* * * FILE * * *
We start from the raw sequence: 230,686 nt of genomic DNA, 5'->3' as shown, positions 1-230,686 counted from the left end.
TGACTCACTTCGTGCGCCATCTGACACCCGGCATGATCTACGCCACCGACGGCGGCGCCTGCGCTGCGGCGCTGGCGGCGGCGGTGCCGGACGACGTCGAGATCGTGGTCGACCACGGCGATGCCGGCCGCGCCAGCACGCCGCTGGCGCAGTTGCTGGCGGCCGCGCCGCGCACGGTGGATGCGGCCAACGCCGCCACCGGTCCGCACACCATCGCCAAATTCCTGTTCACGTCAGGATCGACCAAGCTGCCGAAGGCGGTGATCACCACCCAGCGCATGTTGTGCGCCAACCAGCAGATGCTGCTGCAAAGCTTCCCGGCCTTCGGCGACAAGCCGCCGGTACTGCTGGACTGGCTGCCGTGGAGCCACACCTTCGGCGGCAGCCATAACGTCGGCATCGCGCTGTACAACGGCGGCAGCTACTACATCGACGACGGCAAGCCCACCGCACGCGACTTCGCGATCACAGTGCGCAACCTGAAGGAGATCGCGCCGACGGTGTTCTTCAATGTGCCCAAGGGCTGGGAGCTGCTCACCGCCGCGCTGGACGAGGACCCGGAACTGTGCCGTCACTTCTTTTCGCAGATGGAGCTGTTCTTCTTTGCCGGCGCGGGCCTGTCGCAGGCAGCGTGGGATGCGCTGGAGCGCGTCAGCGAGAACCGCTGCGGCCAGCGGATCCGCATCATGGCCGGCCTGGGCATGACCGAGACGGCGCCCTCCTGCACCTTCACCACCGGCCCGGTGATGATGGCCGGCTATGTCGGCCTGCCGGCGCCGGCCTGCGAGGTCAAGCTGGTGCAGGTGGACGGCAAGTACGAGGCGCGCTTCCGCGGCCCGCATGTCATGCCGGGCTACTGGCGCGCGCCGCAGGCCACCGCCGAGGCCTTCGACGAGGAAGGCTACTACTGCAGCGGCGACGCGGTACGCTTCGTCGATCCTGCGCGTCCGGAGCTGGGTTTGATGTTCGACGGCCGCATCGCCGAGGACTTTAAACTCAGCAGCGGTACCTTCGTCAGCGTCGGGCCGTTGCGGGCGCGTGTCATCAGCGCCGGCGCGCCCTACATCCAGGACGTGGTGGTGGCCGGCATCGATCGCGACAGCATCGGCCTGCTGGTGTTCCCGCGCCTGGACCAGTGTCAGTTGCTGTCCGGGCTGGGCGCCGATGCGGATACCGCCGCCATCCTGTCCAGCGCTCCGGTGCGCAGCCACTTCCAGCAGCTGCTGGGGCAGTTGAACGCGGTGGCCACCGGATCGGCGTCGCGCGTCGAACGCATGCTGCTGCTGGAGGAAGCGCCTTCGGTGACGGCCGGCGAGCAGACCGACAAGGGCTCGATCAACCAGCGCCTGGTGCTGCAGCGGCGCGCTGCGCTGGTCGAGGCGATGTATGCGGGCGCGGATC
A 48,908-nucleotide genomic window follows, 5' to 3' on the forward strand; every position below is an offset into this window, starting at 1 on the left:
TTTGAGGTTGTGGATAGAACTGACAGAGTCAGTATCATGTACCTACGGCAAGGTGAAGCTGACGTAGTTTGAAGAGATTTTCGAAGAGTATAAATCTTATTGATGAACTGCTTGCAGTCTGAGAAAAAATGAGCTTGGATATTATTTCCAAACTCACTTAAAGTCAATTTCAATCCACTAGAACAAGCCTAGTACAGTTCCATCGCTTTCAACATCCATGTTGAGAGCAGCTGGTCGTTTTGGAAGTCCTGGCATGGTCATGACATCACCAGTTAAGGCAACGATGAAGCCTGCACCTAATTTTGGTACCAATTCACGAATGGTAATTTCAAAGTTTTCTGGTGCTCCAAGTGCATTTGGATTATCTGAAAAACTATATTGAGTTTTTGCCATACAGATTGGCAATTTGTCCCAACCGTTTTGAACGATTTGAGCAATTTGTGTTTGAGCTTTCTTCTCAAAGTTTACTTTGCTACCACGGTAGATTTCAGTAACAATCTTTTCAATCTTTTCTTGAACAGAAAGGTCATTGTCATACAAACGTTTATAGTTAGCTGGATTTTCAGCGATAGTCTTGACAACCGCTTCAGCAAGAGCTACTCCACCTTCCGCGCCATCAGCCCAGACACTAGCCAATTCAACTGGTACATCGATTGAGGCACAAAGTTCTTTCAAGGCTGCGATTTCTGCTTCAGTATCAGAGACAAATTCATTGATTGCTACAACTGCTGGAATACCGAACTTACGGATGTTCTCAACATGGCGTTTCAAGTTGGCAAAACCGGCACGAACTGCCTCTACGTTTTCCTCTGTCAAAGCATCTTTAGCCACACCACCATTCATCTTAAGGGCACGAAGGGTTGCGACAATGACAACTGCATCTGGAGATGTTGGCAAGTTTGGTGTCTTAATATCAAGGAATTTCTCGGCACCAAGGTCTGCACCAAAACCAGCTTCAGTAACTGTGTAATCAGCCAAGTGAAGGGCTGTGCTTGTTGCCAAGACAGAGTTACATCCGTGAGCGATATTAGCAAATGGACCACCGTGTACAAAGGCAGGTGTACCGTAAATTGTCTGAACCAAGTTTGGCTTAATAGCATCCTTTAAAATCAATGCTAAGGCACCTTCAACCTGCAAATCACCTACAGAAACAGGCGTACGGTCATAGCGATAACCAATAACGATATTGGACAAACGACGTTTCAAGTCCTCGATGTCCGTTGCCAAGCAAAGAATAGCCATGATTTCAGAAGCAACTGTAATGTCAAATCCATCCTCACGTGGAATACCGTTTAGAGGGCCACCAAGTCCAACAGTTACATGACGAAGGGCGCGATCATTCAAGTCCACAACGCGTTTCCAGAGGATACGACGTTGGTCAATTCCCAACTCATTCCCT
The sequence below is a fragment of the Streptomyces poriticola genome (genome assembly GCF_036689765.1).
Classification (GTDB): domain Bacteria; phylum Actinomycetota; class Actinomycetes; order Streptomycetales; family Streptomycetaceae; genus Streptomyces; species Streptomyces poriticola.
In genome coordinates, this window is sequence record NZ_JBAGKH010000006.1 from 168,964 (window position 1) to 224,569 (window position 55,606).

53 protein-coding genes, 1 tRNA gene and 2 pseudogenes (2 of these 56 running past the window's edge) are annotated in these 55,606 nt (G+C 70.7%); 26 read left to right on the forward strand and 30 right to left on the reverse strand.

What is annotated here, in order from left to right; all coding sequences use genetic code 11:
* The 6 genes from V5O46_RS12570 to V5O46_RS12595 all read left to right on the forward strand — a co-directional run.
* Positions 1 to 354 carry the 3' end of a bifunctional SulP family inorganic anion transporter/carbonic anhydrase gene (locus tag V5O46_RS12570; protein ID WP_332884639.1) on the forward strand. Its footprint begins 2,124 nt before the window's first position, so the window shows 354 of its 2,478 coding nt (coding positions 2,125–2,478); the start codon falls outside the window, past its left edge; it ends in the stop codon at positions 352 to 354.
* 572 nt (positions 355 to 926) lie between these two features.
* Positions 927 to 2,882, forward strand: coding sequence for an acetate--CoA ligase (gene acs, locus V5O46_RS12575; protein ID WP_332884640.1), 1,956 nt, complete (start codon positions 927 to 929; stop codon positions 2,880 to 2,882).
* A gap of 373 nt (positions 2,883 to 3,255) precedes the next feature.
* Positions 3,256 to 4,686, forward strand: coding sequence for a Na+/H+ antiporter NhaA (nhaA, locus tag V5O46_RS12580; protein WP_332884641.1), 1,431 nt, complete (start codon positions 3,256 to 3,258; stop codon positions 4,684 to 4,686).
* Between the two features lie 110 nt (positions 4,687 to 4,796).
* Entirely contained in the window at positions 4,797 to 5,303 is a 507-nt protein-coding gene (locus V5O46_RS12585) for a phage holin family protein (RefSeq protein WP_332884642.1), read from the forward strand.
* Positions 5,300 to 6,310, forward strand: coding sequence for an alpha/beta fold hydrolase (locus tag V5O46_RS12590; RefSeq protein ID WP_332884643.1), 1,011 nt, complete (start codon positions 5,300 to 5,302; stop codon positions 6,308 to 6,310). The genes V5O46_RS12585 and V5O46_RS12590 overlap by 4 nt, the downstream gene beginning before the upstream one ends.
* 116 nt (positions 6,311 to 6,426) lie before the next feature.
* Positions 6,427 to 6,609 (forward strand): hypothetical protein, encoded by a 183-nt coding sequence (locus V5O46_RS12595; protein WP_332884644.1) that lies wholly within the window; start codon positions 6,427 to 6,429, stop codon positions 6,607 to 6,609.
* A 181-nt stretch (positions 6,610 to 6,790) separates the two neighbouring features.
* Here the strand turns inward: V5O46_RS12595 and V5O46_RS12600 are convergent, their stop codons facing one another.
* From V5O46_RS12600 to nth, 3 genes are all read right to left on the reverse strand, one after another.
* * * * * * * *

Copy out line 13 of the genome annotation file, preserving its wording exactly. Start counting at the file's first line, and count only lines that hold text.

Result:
* Positions 927 to 2,882, forward strand: coding sequence for an acetate--CoA ligase (gene acs, locus V5O46_RS12575; protein ID WP_332884640.1), 1,956 nt, complete (start codon positions 927 to 929; stop codon positions 2,880 to 2,882).